I said yesterday that I get the impression Daniel Abraham is not as impressed with truth and honesty as most people say they are. He almost seems to be saying there are times when it is better to suppress the truth and lie to the public, if it results in better outcomes. It even looks like he’s saying that the Freedom to Lie is an important one, and to take that away from people is to destroy a portion of our free will.
I have been called naiive for this, but I disagree with that on a cellular level. That is a freedom we’re better off without. And it’s probably just a projection of my own bias, but it leads me down an interesting path…
BE YE WARNED – HERE THERE BE SPOILERS
Daniel Abraham does look to be saying in these books that outcomes are more important than intentions. Geder is good-hearted and personally likable. He simply wants to be shown some basic human respect and left to read his speculative fiction/essays. His intentions are relatable and if not “good”, at least not blameworthy. And yet despite his good character and innocent intent he commits atrocities – nuking a city, giving power to foreign cultists, and starting a war of conquest.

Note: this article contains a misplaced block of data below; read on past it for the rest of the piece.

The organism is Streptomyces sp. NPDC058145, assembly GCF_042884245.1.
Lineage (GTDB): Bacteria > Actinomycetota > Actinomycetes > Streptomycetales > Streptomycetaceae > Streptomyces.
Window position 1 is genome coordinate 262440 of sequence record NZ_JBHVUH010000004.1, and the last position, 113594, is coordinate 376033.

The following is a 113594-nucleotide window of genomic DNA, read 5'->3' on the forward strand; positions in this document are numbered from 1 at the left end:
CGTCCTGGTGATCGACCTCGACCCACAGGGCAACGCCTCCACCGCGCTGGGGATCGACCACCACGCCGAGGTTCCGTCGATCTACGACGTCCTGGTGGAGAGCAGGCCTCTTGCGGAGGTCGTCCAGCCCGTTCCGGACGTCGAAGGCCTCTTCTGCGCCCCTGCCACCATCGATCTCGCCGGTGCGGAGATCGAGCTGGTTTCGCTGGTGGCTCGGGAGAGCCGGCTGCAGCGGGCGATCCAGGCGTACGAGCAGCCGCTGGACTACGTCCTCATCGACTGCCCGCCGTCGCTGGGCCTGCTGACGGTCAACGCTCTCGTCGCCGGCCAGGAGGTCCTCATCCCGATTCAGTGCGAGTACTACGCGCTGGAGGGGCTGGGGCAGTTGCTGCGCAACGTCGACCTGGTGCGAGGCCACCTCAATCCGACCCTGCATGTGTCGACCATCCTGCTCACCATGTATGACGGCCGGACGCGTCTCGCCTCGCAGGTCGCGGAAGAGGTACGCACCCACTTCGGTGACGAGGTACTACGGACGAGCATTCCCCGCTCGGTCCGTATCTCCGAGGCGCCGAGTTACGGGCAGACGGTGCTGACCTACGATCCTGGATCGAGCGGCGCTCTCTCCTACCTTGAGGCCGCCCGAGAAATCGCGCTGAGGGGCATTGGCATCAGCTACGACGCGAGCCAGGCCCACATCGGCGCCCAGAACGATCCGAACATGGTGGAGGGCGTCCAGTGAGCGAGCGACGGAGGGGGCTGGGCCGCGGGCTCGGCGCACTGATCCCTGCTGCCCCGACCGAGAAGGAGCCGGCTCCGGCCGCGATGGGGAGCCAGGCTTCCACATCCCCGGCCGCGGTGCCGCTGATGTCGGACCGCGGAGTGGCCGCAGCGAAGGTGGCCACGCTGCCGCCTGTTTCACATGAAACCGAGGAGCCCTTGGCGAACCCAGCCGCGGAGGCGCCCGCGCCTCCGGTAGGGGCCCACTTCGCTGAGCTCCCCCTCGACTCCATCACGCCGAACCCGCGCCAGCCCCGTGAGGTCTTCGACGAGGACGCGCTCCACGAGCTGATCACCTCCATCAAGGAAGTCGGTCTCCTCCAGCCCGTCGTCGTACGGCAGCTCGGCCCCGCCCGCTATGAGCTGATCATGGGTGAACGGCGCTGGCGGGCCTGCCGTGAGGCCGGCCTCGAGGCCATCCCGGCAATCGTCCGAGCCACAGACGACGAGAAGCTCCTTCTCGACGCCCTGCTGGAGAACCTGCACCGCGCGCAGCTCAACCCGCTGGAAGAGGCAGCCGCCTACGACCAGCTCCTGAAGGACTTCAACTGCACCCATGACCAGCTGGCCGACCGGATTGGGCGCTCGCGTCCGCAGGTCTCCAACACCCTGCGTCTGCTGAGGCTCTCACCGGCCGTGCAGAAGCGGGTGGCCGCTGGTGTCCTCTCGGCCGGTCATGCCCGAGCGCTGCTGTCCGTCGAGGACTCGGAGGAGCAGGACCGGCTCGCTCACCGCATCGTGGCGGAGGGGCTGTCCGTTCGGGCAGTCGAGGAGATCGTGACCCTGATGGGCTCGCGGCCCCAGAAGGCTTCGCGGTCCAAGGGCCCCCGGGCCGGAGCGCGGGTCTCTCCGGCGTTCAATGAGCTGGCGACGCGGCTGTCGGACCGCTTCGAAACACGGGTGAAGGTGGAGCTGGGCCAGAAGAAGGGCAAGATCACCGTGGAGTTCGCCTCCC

Dawson’s intentions are honorable. He wants stability and order. For the law to be upheld and honor be served. He is strong-hearted and firm, even if he is a bit of an elitist prick. He is basically a good person. And yet his actions lead to a devastating civil war that almost tears his kingdom apart.
Both are cases of good intentions, but bad outcomes.
The Priests of the Goddess, on the other hand… they are painted as evil. They’re religious fanatics from the desert. They want to convert everyone and bring the world under the rule of their goddess. They worship a giant bug. They have spiders living in their blood – their flesh is literally corrupt. But what are their outcomes? They abolish falsehood and deceit wherever they go. They want to unite the world to put an end to all war. All we’ve seen them do in the narrative so far is A) reveal when others are lying, and B) use their powers as weapons of warfare – which anyone involved in a war would do… and which saved lives when employed! If Dawson hadn’t had been so stubborn they could have ended the siege in a matter of days, saving the lives of soldiers as well as preventing the death by disease and starvation of hundreds (thousands?) of serfs and peasants! Oh, and I guess they’re also hunting for a heretic that is trying to undermine them and kill their goddess, but you can’t fault them for that.
I am reminded of The Sword of Good (also available in audio). Could this series be a more in-depth exploration of that theme? Will this end up being a parable about how intentions don’t matter nearly as much as outcomes? That maybe you should shove your “good intentions” up your ass and go with the outcome that results in millions fewer people dying? I hope so. :)